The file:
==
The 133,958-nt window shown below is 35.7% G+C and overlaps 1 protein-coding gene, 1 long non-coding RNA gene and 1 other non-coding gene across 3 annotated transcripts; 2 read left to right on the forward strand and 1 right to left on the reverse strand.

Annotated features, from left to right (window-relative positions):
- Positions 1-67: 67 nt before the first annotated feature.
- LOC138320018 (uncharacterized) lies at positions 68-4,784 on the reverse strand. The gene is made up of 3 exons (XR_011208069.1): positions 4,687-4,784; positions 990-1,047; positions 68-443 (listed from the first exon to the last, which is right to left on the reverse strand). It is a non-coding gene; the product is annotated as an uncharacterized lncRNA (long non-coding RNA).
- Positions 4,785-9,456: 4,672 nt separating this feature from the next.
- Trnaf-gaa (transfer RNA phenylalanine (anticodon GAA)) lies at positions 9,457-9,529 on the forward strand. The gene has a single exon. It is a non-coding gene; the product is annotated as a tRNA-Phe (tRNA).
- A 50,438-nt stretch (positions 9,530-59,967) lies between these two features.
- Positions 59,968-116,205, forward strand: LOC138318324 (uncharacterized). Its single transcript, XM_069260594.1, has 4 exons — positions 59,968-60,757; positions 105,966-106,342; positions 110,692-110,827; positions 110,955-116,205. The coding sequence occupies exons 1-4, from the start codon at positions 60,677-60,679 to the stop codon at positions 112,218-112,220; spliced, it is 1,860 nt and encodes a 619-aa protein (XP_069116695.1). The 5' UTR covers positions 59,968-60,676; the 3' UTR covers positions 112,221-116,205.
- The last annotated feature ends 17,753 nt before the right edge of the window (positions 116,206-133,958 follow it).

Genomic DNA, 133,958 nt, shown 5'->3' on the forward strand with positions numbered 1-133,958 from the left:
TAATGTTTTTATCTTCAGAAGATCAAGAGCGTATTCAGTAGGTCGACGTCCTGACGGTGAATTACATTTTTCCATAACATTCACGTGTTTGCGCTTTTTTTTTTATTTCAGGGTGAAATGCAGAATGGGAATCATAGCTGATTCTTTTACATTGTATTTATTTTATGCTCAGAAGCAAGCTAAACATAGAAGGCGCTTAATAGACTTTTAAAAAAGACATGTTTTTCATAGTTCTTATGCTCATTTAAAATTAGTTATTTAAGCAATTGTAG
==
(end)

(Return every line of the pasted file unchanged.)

The 133,958-nt window shown below is 35.7% G+C and overlaps 1 protein-coding gene, 1 long non-coding RNA gene and 1 other non-coding gene across 3 annotated transcripts; 2 read left to right on the forward strand and 1 right to left on the reverse strand.

Annotated features, from left to right (window-relative positions):
- Positions 1-67: 67 nt before the first annotated feature.
- LOC138320018 (uncharacterized) lies at positions 68-4,784 on the reverse strand. The gene is made up of 3 exons (XR_011208069.1): positions 4,687-4,784; positions 990-1,047; positions 68-443 (listed from the first exon to the last, which is right to left on the reverse strand). It is a non-coding gene; the product is annotated as an uncharacterized lncRNA (long non-coding RNA).
- Positions 4,785-9,456: 4,672 nt separating this feature from the next.
- Trnaf-gaa (transfer RNA phenylalanine (anticodon GAA)) lies at positions 9,457-9,529 on the forward strand. The gene has a single exon. It is a non-coding gene; the product is annotated as a tRNA-Phe (tRNA).
- A 50,438-nt stretch (positions 9,530-59,967) lies between these two features.
- Positions 59,968-116,205, forward strand: LOC138318324 (uncharacterized). Its single transcript, XM_069260594.1, has 4 exons — positions 59,968-60,757; positions 105,966-106,342; positions 110,692-110,827; positions 110,955-116,205. The coding sequence occupies exons 1-4, from the start codon at positions 60,677-60,679 to the stop codon at positions 112,218-112,220; spliced, it is 1,860 nt and encodes a 619-aa protein (XP_069116695.1). The 5' UTR covers positions 59,968-60,676; the 3' UTR covers positions 112,221-116,205.
- The last annotated feature ends 17,753 nt before the right edge of the window (positions 116,206-133,958 follow it).

Genomic DNA, 133,958 nt, shown 5'->3' on the forward strand with positions numbered 1-133,958 from the left:
TAATGTTTTTATCTTCAGAAGATCAAGAGCGTATTCAGTAGGTCGACGTCCTGACGGTGAATTACATTTTTCCATAACATTCACGTGTTTGCGCTTTTTTTTTTATTTCAGGGTGAAATGCAGAATGGGAATCATAGCTGATTCTTTTACATTGTATTTATTTTATGCTCAGAAGCAAGCTAAACATAGAAGGCGCTTAATAGACTTTTAAAAAAGACATGTTTTTCATAGTTCTTATGCTCATTTAAAATTAGTTATTTAAGCAATTGTAG